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Original Issue


In 1927, when John McGraw completed his 25th season as manager of the New York Giants, he was paid a signal tribute by Connie Mack, who said. "There has been only one manager, and his name is John McGraw." Almost half a century after McGraw's retirement in 1932 and his death at 60 two years later, Mack's assessment holds. "John McGraw" is still synonymous with "manager."

McGraw, who began managing with Baltimore in 1899, attained celebrity after taking over the Giants in July 1902. In the ensuing 23 seasons his teams finished first 10 times and second nine. He became the dominant personality in the game, delighting some baseball people and appalling others. He abused umpires, berated players, feuded with owners, behaved paradoxically. The first World Series was played in 1903, but when McGraw won his first pennant in 1904, he petulantly refused to meet the American League champions because, he said, the relatively new American circuit was still "minor league." He lost the 1908 flag to the Chicago Cubs only because of the famous "bonehead" play by rookie Fred Merkle who, running from first base with two outs, didn't bother to touch second after a clean hit had scored the winning run from third. This was common practice then, and the game seemed over. But after an appeal by the Cubs, Merkle was officially called out. The game reverted to a tie and had to be replayed; the Giants lost the replay and the pennant. McGraw, renowned for his short temper and abrasive tongue—"You could hear him all over the park cursing his players out during a game," said Bob Shawkey, the old pitcher—was enraged by the loss but he never once blamed Merkle. Nor did he criticize Centerfielder Fred Snodgrass for dropping an easy fly in the last inning of the 1912 World Series to help turn an apparent Giant victory into a defeat. "Errors are part of the game," he'd say, though sometimes adding, "but make too many of them and I'll get rid of you." Snodgrass was a first-rate outfielder, and McGraw gave him a raise. "He was a great man," Snodgrass later told Larry Ritter in The Glory of Their Times. "Really a wonderful fellow."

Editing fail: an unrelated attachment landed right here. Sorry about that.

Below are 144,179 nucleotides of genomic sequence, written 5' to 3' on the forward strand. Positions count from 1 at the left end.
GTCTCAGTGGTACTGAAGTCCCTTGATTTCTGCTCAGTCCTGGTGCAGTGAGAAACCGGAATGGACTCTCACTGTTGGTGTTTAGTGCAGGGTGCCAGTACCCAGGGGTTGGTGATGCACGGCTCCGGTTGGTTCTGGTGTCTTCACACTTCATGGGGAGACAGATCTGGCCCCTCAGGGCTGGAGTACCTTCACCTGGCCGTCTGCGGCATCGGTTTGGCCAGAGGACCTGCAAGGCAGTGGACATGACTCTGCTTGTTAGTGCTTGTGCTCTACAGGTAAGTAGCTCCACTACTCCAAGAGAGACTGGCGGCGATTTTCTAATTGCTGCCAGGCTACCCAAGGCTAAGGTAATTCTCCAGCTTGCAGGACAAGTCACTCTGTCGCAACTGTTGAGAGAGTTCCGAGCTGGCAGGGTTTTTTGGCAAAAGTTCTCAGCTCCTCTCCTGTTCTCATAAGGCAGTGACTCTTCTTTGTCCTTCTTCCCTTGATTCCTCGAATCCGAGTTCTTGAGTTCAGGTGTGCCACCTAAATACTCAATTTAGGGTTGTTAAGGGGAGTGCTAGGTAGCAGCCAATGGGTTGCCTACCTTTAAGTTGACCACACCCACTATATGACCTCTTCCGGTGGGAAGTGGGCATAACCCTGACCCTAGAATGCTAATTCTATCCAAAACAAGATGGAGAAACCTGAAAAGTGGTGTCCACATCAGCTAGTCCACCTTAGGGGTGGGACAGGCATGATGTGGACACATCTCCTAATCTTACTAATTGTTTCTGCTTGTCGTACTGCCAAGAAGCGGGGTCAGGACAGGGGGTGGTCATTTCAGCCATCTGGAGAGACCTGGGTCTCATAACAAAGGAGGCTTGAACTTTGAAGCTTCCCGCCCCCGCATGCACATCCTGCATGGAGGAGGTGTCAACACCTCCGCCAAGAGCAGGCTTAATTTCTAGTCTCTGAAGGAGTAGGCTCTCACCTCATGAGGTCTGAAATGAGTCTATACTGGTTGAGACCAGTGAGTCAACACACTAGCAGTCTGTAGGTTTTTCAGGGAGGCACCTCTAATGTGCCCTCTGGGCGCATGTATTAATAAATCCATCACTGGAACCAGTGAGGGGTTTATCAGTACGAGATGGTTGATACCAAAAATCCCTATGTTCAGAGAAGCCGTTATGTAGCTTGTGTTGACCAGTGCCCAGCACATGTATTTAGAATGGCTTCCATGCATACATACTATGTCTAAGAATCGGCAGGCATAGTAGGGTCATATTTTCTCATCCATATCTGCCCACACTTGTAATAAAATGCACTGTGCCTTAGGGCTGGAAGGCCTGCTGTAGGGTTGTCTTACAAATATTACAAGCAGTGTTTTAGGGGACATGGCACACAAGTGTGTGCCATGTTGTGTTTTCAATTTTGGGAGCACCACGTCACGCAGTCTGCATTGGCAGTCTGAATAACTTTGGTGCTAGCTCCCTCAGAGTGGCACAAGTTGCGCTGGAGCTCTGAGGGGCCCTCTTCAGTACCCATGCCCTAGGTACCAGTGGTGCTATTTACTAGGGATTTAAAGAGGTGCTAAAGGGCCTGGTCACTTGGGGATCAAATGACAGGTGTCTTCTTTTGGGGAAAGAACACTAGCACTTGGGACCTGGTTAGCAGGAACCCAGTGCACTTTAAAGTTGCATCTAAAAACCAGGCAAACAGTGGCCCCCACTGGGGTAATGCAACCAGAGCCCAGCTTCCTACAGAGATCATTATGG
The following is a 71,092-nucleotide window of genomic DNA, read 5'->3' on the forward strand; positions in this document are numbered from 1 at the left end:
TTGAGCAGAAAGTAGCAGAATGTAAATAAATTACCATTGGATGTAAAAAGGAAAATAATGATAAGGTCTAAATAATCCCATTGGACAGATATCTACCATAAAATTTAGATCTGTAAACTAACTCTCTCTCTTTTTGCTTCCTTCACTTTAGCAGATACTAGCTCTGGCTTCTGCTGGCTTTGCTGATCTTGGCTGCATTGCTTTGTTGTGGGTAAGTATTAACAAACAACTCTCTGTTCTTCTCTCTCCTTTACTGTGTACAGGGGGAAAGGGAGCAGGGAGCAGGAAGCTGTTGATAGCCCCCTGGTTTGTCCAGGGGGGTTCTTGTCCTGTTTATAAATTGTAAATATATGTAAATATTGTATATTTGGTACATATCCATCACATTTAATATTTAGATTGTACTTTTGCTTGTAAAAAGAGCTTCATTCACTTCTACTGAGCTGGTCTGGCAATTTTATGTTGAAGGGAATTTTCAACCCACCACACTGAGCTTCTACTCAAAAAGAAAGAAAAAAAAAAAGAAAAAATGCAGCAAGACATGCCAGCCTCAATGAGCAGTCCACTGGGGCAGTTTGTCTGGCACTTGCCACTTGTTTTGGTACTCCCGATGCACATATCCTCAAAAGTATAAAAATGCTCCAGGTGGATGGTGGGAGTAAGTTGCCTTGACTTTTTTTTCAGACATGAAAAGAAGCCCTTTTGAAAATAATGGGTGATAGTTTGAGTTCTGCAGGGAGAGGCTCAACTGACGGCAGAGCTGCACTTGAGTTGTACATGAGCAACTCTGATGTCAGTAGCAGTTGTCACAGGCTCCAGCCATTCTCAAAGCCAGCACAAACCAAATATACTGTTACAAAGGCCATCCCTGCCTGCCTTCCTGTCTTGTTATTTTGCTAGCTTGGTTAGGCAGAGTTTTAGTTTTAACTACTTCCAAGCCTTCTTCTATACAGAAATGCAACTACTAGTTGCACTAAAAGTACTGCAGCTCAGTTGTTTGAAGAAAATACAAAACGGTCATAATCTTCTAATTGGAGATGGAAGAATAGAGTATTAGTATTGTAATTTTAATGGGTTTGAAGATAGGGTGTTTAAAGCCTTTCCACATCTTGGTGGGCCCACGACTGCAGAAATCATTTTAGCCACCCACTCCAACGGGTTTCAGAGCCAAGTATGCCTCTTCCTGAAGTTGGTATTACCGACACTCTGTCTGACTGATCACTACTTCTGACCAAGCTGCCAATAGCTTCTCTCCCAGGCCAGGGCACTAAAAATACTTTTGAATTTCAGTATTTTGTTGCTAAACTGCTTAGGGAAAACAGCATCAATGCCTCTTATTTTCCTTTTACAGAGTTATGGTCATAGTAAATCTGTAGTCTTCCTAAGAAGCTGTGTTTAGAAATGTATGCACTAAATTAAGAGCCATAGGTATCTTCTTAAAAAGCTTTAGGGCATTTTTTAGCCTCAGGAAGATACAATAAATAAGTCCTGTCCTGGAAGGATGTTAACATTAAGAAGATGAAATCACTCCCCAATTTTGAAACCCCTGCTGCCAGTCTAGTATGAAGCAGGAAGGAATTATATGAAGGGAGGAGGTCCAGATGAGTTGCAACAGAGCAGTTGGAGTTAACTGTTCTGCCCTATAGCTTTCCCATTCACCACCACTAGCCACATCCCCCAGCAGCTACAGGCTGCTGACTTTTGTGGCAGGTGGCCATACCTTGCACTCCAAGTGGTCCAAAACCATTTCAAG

Not always. Once, in a clubhouse meeting, McGraw sneered at Larry Doyle, his star second baseman, and said, "Look at him, the miserable yellow thing, the captain of my ball club." Yet when McGraw finally traded him, Doyle was distraught, and he's still remembered for saying, "It's great to be young and a Giant."

McGraw, born and raised in rural upstate New York, reached the big leagues in 1891 as an 18-year-old infielder with the Baltimore Orioles, who under the astute managing of Ned Hanlon were the most devastating team of their era—and McGraw's finishing school. From Hanlon he learned organization, authority, motivation; he never forgot the way the Orioles both feared and respected their manager. From his teammates he learned—and helped to refine—the tactics that became the crux of "inside baseball"—a tight, efficient defense and a smart, fast-running offense built around the bunt, the steal, the hit-and-run and the squeeze Play.

To these ingredients he added absolute control of his team on the field. Signals to fielders and batters had been employed before, but not to the extent that McGraw used them. He called pitches, moved fielders, sent base runners, guided hitters. "On this team," he said, "with first base occupied it is almost mandatory that my batter hit to right field.... I permit no deviation from instructions." In 1905 a part-time player named Sammy Strang had instructions to bunt but saw a fat pitch, swung away and hit a home run. McGraw fined him $25: "I permit no deviation from instructions."

Later on, according to Snodgrass, McGraw rarely used signs. "We were supposed to know how to play baseball," Snodgrass said, "and we were expected to do the right thing at the right time." Al Lopez, who caught against McGraw's Giants and was later a longtime manager himself, said, "When you played McGraw's teams, you always knew that you were playing the best. You could feel his hand everywhere."

Some felt it too heavily. Edd Roush, an even better outfielder than Snodgrass, said, "I didn't like John J. McGraw. I didn't enjoy playing for him. If you made a bad play, he'd curse you out, yell at you, call you all sorts of names. When he traded me, I couldn't have been happier."

But Burleigh Grimes, a successful major league pitcher for 10 years before he joined the Giants (he had won 20 games or more four different times), said. "Sure McGraw was a strict disciplinarian, but he played the best baseball. He was a slasher. He'd run on you, play hit-and-run, suck you in for the bunt and then hit by you.

"I worked for McGraw for only one year, but I learned more that season than in all the years before—or since. The science of pitching look on a new meaning. 'Burleigh,' he told me, 'don't let them hit behind the runner all the time,' and he showed me how to use my curve to get righthanded batters to pull the ball to the left side. Balls hit to the left side with men on base meant more double plays and fewer runners advancing from first to third on singles, and that meant fewer runs for them, which meant more victories and more money for me. I ended up winning 270 games in my career, but if I'd known earlier what McGraw taught me, I could've won 300. He was the smartest man I ever played for."


"I permit no deviation from instructions."